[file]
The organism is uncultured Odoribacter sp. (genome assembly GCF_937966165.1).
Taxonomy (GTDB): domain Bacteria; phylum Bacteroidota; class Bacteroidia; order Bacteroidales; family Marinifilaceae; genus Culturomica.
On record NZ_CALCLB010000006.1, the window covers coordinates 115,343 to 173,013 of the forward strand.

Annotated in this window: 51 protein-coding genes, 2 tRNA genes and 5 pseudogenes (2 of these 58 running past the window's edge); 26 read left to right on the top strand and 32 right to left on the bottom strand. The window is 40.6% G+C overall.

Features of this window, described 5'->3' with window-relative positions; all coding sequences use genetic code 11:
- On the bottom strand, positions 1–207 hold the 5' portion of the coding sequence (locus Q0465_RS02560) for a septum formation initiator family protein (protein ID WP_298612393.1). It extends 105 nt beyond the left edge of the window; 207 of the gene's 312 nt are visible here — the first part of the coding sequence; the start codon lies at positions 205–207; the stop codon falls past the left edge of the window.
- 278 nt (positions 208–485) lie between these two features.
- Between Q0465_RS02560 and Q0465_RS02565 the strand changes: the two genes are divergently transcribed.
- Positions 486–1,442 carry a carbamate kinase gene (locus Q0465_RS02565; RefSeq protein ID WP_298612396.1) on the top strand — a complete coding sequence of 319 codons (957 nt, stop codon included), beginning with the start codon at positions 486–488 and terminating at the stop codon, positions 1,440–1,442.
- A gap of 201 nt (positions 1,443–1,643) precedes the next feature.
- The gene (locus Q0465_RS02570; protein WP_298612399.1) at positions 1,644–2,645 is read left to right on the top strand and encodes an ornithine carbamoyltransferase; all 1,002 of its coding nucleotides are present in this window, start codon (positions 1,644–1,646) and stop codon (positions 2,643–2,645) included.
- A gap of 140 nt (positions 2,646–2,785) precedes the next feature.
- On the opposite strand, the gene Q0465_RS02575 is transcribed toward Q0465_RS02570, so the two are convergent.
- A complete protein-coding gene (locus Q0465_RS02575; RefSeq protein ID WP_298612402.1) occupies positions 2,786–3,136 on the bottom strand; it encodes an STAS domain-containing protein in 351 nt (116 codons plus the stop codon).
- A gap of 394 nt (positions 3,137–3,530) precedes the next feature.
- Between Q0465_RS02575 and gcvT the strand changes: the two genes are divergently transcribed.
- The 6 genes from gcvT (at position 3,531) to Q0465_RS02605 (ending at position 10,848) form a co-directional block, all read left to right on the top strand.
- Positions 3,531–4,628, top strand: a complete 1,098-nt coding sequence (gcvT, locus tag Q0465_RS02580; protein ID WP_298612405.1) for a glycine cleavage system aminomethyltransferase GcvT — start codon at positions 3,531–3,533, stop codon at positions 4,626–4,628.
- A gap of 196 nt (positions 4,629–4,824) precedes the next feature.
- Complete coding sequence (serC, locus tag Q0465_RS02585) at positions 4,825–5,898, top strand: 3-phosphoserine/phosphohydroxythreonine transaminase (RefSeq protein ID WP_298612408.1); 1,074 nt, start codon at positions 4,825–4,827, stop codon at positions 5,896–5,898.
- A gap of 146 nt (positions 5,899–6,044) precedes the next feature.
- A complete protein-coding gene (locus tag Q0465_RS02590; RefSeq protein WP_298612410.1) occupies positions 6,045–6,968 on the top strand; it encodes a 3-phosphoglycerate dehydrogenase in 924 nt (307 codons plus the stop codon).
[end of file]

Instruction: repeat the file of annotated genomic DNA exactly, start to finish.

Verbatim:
The organism is uncultured Odoribacter sp. (genome assembly GCF_937966165.1).
Taxonomy (GTDB): domain Bacteria; phylum Bacteroidota; class Bacteroidia; order Bacteroidales; family Marinifilaceae; genus Culturomica.
On record NZ_CALCLB010000006.1, the window covers coordinates 115,343 to 173,013 of the forward strand.

Annotated in this window: 51 protein-coding genes, 2 tRNA genes and 5 pseudogenes (2 of these 58 running past the window's edge); 26 read left to right on the top strand and 32 right to left on the bottom strand. The window is 40.6% G+C overall.

Features of this window, described 5'->3' with window-relative positions; all coding sequences use genetic code 11:
- On the bottom strand, positions 1–207 hold the 5' portion of the coding sequence (locus Q0465_RS02560) for a septum formation initiator family protein (protein ID WP_298612393.1). It extends 105 nt beyond the left edge of the window; 207 of the gene's 312 nt are visible here — the first part of the coding sequence; the start codon lies at positions 205–207; the stop codon falls past the left edge of the window.
- 278 nt (positions 208–485) lie between these two features.
- Between Q0465_RS02560 and Q0465_RS02565 the strand changes: the two genes are divergently transcribed.
- Positions 486–1,442 carry a carbamate kinase gene (locus Q0465_RS02565; RefSeq protein ID WP_298612396.1) on the top strand — a complete coding sequence of 319 codons (957 nt, stop codon included), beginning with the start codon at positions 486–488 and terminating at the stop codon, positions 1,440–1,442.
- A gap of 201 nt (positions 1,443–1,643) precedes the next feature.
- The gene (locus Q0465_RS02570; protein WP_298612399.1) at positions 1,644–2,645 is read left to right on the top strand and encodes an ornithine carbamoyltransferase; all 1,002 of its coding nucleotides are present in this window, start codon (positions 1,644–1,646) and stop codon (positions 2,643–2,645) included.
- A gap of 140 nt (positions 2,646–2,785) precedes the next feature.
- On the opposite strand, the gene Q0465_RS02575 is transcribed toward Q0465_RS02570, so the two are convergent.
- A complete protein-coding gene (locus Q0465_RS02575; RefSeq protein ID WP_298612402.1) occupies positions 2,786–3,136 on the bottom strand; it encodes an STAS domain-containing protein in 351 nt (116 codons plus the stop codon).
- A gap of 394 nt (positions 3,137–3,530) precedes the next feature.
- Between Q0465_RS02575 and gcvT the strand changes: the two genes are divergently transcribed.
- The 6 genes from gcvT (at position 3,531) to Q0465_RS02605 (ending at position 10,848) form a co-directional block, all read left to right on the top strand.
- Positions 3,531–4,628, top strand: a complete 1,098-nt coding sequence (gcvT, locus tag Q0465_RS02580; protein ID WP_298612405.1) for a glycine cleavage system aminomethyltransferase GcvT — start codon at positions 3,531–3,533, stop codon at positions 4,626–4,628.
- A gap of 196 nt (positions 4,629–4,824) precedes the next feature.
- Complete coding sequence (serC, locus tag Q0465_RS02585) at positions 4,825–5,898, top strand: 3-phosphoserine/phosphohydroxythreonine transaminase (RefSeq protein ID WP_298612408.1); 1,074 nt, start codon at positions 4,825–4,827, stop codon at positions 5,896–5,898.
- A gap of 146 nt (positions 5,899–6,044) precedes the next feature.
- A complete protein-coding gene (locus tag Q0465_RS02590; RefSeq protein WP_298612410.1) occupies positions 6,045–6,968 on the top strand; it encodes a 3-phosphoglycerate dehydrogenase in 924 nt (307 codons plus the stop codon).